Ellen Ratner is the White House correspondent and bureau chief for the Talk Radio News service. She is also Washington bureau chief and political editor for Talkers Magazine. In addition, Ratner is a news analyst at the Fox News Channel.More ↓Less ↑
I used to think John McCain was the maverick that he advertised himself to be. He bucked the system, believed in campaign finance reform and reached across the aisle to folks on the left side of the Democratic Party, such as Sen. Russ Feingold. He wanted to be president, and way back in 2000 he rode through New Hampshire saying things that candidate George Bush would never say. His was an upstart campaign, and plenty of the “liberal” press loved to follow him because he was willing to say what traditional candidates were not going to say for fear of alienating their base.
He began the 2008 campaign with some real momentum before he became so enamored with the idea of becoming president that he lost his soul. Hiring the brilliant and talented Mark Zandi to be his economic adviser was a great move. Zandi thought out of the box. I was at a conference with all of the major candidates’ economic advisers, and Zandi was far and away the most competent in the group. Zandi joined the McCain team as a registered Democrat. Recently he received a ton of ink because he advocated a larger stimulus program and crunched the numbers to show that money spent on food stamps actually had a stimulating effect on the economy. John McCain, who has made clear that he is “not a maverick,” dismissed the advice of his former adviser, Mark Zandi, by saying that he had a “lot of former advisers.”
On the Internet now are the clips of John McCain saying that he is a maverick, despite his recent protestations that he never was one. It is symptomatic of how is brain is working, or more specifically, not working. On Saturday, as he made speeches on “don’t ask, don’t tell” and the START treaty, one press person I sat beside asked, “Does he have any brain cells left?”
How is John McCain’s brain functioning?
There have always been many John McCains. He was opposed to women entering any combat roles in 1991, even flying refueling or U-2 aircraft, but later he praised women in the armed services. When he was running for president in 2000, he was smooth, warm and funny.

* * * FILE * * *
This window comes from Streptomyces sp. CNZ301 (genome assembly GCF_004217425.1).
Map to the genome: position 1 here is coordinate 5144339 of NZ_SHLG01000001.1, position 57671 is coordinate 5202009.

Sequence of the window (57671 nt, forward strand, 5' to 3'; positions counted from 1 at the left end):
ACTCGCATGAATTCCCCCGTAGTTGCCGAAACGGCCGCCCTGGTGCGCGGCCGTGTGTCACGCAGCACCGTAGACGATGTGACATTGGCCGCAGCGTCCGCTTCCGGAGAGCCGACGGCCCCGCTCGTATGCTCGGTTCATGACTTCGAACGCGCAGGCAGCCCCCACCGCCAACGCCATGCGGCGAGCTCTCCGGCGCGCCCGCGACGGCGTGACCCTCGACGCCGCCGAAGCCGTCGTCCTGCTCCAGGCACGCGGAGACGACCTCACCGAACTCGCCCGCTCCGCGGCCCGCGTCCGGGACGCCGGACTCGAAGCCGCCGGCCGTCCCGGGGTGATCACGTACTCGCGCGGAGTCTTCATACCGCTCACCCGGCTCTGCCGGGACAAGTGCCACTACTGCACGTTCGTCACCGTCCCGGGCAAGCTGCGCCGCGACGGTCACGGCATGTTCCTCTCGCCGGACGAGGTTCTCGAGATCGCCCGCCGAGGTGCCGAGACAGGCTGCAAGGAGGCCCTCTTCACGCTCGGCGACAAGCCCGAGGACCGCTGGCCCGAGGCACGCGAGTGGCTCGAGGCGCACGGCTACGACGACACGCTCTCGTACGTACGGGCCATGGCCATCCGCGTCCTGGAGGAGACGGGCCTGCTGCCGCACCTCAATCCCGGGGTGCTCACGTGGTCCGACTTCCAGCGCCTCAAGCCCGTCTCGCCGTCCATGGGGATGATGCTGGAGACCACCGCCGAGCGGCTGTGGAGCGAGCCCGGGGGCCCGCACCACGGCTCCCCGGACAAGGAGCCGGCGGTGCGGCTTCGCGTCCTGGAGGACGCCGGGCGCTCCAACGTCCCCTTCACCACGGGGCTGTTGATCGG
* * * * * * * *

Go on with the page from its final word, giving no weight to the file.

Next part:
Reporters would spend hours with him on his bus, “The Straight Talk Express.” McCain had reputation amongst reporters to tell it like to was, unhampered and unfiltered by press flacks. One reporter told me by the time he fired up the “Straight Talk Express” to attend the Republican Convention in 2000, the “Straight Talk Express” had become the “Double Talk Express.” McCain had been done in by “Bush for President” sympathizers who had undermined his campaign by talking about his black adopted daughter and his wife’s prescription drug problem. He decided to go mainstream.
Now in the wake of losing the presidential race to Barack Obama, he is taking his revenge in the form of being an angry and nasty loser who has arguments conjured up in the last century. His speeches on the floor of the Senate on Saturday show a person who is out of touch. He rose to speak for 10 minutes before the cloture vote on “don’t ask, don’t tell.” He sounded divisive, trying to divide the country into rural and patriotic against the Ivy League East Coast citizens whom he intimated had no interest or desire to serve the country. McCain forgot his Arizona conservative predecessor senator and 1964 presidential candidate Barry Goldwater, who said, “You don’t have to be straight to be in the military. You just have to be able to shoot straight.”
Later on Saturday, during the START Treaty debate, McCain went after the language in the treaty saying that the treaty preamble was somehow outdated and would hand the Russians a political tool that they have sought for “so long to bind our future actions.” Most of the senators immersed in the treaty language thought that this preamble wording had no tangible effect on it. John McCain knows that if there is a change to the language, the treaty would need to go back to renegotiation. It clearly did not matter to McCain that Republican Secretaries of State Kissinger, Baker, Powell and Rice support the START treaty. In his mind, it would hand his former presidential opponent a win. John McCain isn’t going to let anyone win now that he lost the White House.
America has moved past John McCain. Most people recognize it, except John McCain.